• Leah Hess

Exploring the Y Chromosome Extinction Theory: Are Men Going Extinct?

Updated: Aug 16, 2021

Recently, the claim that “men are going extinct” has been circulating on social media platforms such as Twitter and TikTok. Proponents cite that this is due to the eventual disappearance of the Y chromosome, which is the sex chromosome responsible for male development in mammals. So just how much truth is there to this theory? Will the Y chromosome eventually disappear? If it does, does that mean the extinction of biological males?

In eutherian mammals (mammals that have a placenta and give birth to live young), the Y chromosome first evolved at the same time as the X chromosome, about 200-300 million years ago. In humans, a pair of X and Y chromosomes make up our sex chromosomes, with an XX pair resulting in female sexual development and an XY pair resulting in male sexual development. Hence, the Y chromosome is often referred to as the male chromosome. However, besides triggering male development through a gene called the SRY gene (the “male-determining gene”) and promoting sperm synthesis, the Y chromosome isn’t critically functional.

In fact, many of the important functions of male development are actually carried out by the X chromosome, including brain and testicular development. Furthermore, the X chromosome contains about 900 genes while the Y chromosome contains only about 55 genes. The lack of functional DNA sequences contained in the Y chromosome is partially due to its degeneration over the course of its existence. It is estimated that the Y chromosome originally contained 1500 genes and has gradually been reduced due to a phenomenon called recombination inhibition. In short, this means that the Y chromosome preserves its sex-determining qualities by failing to recombine (the sharing and swapping DNA that aids in eliminating damaging mutations) with the unmatching X chromosome. In turn, this weakens the Y chromosome and makes it particularly vulnerable to gene deletion. This degradation is where the Y chromosome extinction theory has its roots. If gene deletion continues at the same rate, about 4.6 genes per million years, the Y chromosome will completely lose function within the next 10 million years.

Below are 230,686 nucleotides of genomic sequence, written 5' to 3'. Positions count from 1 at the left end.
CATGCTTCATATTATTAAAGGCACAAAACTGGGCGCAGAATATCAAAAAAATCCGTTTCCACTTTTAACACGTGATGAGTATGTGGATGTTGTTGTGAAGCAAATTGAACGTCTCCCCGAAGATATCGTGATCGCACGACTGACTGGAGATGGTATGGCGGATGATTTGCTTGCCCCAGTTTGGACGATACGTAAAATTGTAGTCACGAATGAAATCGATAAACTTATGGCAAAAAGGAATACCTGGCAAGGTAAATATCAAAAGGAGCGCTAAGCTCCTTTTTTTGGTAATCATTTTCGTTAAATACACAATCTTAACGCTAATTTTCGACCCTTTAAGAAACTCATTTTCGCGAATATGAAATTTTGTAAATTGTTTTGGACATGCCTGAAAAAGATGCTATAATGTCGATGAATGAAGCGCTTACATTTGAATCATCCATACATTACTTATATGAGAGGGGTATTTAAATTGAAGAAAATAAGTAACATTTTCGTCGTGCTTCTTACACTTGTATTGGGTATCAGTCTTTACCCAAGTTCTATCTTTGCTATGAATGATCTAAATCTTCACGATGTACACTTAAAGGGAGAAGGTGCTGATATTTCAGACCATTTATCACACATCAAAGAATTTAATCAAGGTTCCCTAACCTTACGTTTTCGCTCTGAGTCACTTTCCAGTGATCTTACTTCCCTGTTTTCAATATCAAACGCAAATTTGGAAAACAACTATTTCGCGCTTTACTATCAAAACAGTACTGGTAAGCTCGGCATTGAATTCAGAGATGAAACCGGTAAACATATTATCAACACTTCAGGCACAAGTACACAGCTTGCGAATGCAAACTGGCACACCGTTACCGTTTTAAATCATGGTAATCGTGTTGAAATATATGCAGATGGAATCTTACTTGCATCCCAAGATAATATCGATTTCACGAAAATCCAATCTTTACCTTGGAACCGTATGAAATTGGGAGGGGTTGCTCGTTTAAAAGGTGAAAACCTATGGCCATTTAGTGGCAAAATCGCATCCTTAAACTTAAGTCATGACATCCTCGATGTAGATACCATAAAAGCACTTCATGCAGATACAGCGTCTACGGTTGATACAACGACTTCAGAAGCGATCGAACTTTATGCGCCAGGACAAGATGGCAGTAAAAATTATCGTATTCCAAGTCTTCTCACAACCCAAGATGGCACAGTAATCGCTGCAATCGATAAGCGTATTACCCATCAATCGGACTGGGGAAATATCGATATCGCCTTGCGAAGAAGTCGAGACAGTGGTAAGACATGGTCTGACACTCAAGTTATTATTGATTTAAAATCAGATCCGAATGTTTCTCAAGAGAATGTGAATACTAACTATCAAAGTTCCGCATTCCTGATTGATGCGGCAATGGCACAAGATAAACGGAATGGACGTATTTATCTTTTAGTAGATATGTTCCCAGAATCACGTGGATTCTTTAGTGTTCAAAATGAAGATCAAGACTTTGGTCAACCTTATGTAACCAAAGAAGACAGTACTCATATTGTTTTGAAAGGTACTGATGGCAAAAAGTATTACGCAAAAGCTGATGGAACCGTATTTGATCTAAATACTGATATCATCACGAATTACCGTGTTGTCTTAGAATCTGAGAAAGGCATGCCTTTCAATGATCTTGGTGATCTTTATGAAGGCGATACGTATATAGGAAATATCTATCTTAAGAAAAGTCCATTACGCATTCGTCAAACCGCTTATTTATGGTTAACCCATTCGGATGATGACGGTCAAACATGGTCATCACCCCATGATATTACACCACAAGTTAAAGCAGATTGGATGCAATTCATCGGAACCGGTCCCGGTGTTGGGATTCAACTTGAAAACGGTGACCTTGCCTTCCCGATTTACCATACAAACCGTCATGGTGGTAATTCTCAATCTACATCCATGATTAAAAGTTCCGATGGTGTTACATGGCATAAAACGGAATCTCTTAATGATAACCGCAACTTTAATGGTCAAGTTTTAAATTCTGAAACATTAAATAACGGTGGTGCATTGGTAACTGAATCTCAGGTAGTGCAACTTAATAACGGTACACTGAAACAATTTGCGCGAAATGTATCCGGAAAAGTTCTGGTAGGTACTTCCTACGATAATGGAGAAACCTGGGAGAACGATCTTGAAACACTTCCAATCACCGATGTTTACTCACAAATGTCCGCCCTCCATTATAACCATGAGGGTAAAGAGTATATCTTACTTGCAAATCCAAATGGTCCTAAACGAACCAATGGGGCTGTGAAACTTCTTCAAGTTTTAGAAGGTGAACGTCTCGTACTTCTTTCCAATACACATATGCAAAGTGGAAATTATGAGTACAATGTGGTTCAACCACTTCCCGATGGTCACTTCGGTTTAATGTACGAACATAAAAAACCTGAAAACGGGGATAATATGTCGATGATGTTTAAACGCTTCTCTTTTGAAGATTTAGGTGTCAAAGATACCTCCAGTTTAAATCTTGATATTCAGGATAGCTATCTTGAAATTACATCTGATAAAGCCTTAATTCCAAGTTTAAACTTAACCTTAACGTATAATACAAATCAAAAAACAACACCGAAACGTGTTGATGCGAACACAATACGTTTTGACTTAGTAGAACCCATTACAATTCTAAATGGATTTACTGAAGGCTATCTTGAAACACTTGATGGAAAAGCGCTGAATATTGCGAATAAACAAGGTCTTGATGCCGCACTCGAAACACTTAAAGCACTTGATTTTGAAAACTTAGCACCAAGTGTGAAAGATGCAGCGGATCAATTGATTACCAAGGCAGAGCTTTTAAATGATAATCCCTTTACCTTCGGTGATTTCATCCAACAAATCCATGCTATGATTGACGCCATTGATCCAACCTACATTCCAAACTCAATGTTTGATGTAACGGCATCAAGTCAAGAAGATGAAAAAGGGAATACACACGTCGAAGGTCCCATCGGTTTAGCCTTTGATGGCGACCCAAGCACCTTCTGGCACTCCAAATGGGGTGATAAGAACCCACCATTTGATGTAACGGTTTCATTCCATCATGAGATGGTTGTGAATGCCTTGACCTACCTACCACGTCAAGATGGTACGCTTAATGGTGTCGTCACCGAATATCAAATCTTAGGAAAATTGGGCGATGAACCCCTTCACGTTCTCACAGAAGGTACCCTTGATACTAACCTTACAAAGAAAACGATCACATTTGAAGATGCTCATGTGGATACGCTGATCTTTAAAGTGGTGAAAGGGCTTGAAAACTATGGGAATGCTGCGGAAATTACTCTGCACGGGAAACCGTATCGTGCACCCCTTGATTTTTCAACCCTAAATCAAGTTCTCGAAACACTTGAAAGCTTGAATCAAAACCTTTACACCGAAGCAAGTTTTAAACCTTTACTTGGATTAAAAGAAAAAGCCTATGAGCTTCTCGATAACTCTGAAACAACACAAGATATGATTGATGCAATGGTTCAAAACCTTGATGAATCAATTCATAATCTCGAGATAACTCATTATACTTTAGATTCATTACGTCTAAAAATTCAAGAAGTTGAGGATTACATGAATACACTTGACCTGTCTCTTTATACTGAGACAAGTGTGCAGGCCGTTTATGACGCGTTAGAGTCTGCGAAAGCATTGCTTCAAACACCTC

Other mammals have already experienced this. The Amami spiny rat evolved naturally to have one X chromosome, as opposed to two X’s or an X and a Y. Experiments have also been done on mice to mimic this effect. A 2017 study published in Science Advances went on to investigate the mechanism by which this is able to occur, finding that the Amami spiny rat (and likely other rodents) have the ability to reversibly differentiate between female somatic cells (all body cells besides germline cells) to male germline cells (cells involved in passing on genetic information). In other words, even without the Y chromosome, male cells can be produced from female cells and allow for the continuation of the male species.

As can be seen in the case of the mammals described above, the disappearance of the Y chromosome does not necessitate the extinction of men. Both male and female offspring are still necessary for reproduction via the fertilization of an egg by a sperm. This is because the important male-determining genes of the Y chromosome (similar to the SRY gene) simply moved to the X chromosome. Now, males are produced without the need for a Y chromosome.

Therefore, whether or not homo sapiens retain the Y chromosome is luckily not an issue that needs to be addressed within our lifetime. Even if this disappearance were to happen tomorrow, it would likely not affect life, as men would still be around and function the same for reproductive purposes. Regardless, it is an interesting look into just how complex and adaptable the genome is and provides interesting implications for research in reproductive health and evolutionary biology.


Speaking Plainly:

  • The Y chromosome is the male determining chromosome and contains the SRY gene, which leads to some aspects of male development.

  • The Y chromosome has been degrading over the course of its 300 million year existence due to its inability to undergo recombination with the X chromosome.

  • If this continues, it is possible that the human Y chromosome could disappear in the next 10 million years, as has happened in certain rodent species.

  • The disappearance of the Y chromosome likely means unnoticeable gene migration and adaptation, not differences in male phenotypes or the extinction of men altogether.